- The Washington Times - Sunday, November 13, 2005

President Bush has a historic opportunity to rehabilitate his human rights credentials when he visits China this weekend by confronting Chinese President Hu Jintao about his country’s role in protecting the Sudanese government from United Nations’ sanctions to help end the world’s worst humanitarian disaster: the ongoing genocide in Darfur, Sudan.

As Sudan’s largest customer for oil, one of its largest suppliers of arms, and one of its staunchest allies on the U.N. Security Council, China is uniquely positioned to press the Sudanese government for real action to halt the carnage in Darfur. The Sudanese government and its paramilitary allies, the Janjaweed militias, have killed at least 180,000 innocent people, driven 2.5 million people from their homes, and left 3.5 million without sufficient food to sustain themselves.

While the Sudan government has heeded President Bush’s call to cooperate in the war on terror and with the January 2005 Comprehensive Peace Agreement that ended the two-decade-long Sudan civil war between the Muslim government in the north and Christian and Animist population in the south, it has failed to disarm and disperse the Janjaweed militias responsible for the daily slaughter of civilians. This has steadily worsened a security situation that threatens the Comprehensive Peace Agreement for which Mr. Bush has worked so hard.

Even as the violence in Darfur worsened and the Sudanese government’s role in supporting it became clearer, China was Sudan’s staunchest ally and chief protector in the U.N. Security Council. It has repeatedly forced the U.S. and other members of the Security Council to weaken already moderate resolutions by making sanctions optional instead of automatic for failing to disarm the Janjaweed militias and bring their leaders to justice. Those resolutions condemned the Sudanese government’s involvement in the crimes against humanity in Darfur and warned that the Security Council “shall consider taking additional measures” if Sudan failed to comply fully with its commitment to disarm the Janjaweed militias.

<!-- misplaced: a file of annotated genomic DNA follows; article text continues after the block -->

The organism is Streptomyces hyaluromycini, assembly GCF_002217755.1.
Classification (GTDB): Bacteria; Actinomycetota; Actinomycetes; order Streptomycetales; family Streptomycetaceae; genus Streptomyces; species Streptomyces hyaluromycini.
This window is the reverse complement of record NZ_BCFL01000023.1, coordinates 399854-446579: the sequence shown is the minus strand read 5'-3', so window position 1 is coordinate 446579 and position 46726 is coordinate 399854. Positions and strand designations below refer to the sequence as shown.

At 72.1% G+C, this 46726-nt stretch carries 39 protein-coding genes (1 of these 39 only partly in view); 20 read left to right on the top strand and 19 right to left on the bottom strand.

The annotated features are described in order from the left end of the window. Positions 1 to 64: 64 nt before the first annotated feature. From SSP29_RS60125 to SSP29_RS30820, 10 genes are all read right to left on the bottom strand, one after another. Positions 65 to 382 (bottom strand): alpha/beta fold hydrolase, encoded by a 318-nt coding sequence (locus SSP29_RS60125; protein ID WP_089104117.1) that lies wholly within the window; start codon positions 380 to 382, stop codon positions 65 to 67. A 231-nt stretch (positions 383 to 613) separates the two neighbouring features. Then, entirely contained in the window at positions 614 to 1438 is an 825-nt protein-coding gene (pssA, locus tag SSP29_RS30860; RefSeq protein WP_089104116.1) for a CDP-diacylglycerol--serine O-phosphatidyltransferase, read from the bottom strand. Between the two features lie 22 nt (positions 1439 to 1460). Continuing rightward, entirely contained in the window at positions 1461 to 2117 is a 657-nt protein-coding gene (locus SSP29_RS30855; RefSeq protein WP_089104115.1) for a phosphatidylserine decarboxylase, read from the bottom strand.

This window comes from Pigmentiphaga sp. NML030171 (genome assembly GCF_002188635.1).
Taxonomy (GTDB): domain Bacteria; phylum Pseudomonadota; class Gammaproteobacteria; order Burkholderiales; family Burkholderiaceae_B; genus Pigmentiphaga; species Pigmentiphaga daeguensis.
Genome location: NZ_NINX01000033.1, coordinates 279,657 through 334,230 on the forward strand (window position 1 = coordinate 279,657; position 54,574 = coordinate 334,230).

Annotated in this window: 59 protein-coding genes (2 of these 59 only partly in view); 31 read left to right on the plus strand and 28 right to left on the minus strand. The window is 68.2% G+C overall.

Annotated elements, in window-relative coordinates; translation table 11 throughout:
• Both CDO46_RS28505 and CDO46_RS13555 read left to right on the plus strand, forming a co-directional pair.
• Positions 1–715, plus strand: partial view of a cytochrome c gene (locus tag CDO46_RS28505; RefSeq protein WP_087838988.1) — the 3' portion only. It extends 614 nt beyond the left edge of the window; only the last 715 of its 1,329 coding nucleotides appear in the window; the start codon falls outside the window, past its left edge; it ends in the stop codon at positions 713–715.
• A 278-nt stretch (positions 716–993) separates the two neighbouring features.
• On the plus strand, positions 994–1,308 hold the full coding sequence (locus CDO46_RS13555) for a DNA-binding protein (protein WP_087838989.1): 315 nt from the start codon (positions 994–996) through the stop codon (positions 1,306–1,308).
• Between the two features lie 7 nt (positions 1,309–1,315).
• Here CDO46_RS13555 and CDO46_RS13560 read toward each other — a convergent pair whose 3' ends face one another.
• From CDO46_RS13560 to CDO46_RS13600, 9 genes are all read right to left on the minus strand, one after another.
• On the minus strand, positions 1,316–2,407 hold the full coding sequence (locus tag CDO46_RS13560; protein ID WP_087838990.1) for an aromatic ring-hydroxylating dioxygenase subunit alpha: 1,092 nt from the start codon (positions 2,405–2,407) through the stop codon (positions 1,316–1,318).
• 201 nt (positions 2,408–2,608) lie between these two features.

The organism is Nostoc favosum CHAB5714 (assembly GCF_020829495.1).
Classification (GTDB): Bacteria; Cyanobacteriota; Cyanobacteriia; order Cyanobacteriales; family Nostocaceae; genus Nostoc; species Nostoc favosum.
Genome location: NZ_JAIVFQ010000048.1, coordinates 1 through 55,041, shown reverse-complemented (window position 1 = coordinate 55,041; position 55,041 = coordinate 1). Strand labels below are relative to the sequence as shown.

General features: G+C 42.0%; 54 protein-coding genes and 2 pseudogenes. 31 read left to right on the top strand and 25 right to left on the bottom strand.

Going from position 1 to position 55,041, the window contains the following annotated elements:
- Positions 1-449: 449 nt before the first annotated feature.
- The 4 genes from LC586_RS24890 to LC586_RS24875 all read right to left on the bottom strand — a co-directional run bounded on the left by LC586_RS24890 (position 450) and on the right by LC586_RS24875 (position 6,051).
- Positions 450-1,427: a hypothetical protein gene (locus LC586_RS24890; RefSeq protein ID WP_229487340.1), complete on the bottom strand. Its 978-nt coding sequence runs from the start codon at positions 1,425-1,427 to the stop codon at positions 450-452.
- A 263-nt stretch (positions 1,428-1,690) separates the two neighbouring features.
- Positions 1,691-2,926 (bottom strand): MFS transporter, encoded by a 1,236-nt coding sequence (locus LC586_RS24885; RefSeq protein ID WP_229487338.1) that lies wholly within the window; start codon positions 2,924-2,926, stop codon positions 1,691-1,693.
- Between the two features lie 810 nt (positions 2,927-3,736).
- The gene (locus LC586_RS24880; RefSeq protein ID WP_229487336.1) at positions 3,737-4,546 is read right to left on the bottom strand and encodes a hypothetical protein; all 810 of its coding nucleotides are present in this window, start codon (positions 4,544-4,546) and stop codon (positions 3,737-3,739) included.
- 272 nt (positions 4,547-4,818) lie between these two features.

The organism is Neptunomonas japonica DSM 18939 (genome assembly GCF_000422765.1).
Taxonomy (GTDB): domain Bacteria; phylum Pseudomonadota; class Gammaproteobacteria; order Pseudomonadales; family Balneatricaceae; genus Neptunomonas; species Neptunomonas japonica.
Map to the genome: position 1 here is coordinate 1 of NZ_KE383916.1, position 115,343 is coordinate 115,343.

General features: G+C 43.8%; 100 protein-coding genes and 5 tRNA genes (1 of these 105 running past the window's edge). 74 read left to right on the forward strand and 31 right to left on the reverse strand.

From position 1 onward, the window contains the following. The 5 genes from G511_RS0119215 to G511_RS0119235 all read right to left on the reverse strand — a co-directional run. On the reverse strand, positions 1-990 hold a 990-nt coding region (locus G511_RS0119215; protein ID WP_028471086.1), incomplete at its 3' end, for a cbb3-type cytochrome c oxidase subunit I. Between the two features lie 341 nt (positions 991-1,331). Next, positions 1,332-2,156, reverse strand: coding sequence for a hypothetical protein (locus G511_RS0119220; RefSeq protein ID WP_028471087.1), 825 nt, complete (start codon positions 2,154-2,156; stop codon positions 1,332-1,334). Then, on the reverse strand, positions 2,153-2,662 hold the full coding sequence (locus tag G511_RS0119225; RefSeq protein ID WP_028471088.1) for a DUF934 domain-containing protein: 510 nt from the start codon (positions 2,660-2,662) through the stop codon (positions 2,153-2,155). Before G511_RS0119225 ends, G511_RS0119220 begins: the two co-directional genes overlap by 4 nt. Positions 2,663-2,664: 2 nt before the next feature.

As originally proposed, the resolutions would have explicitly used the term “sanctions” and made repercussions for noncompliance automatic instead of merely suggested. China, which abstained from the votes but did not exercise a threatened veto, was instrumental in the weakening of these resolutions.

China’s motivations for protecting the Sudan government are significant. It imported more than 60 percent of Sudan’s exports in 2004, including 40 percent of its oil production. Much if not most of Sudan’s production infrastructure was built with Chinese “no questions asked” low-interest loans and Chinese engineers. Sudan is expected to earn more than $1 billion from oil this year, producing upward of 500,000 barrels per day. China has been a key supplier of arms to Sudan, including big-ticket items such as helicopters and jet fighters.

It is therefore vital that the U.S. and the international community explore every avenue available to end the violence in Darfur by engaging China. Beijing’s recent involvement in the multilateral talks with North Korea signal a willingness to become more engaged in influencing other nations’ policies.

President Bush should make clear during his visit it is in China’s best interest to see a stable and secure Sudan, which cannot exist until Darfur is stabilized and the killing is stopped.

As Deputy Secretary of State Robert Zoellick noted earlier this year: “China should take more than oil from Sudan — it should take some responsibility for resolving Sudan’s human crisis.”

The U.S. — indeed the world — has a moral imperative to respond to genocide. We hope President Bush seizes this opportunity to engage China on this issue and make ending the genocide in Darfur a priority for his administration.

Rev. Richard Cizik is vice president of government affairs for the National Association of Evangelicals and an executive committee member of the Save Darfur Coalition (www.SaveDarfur.org), an alliance of 134 faith-based, humanitarian and human-rights groups representing 130 million Americans. Rabbi David Saperstein is director of the Religious Action Center of Reform Judaism and a member of the Save Darfur Coalition.

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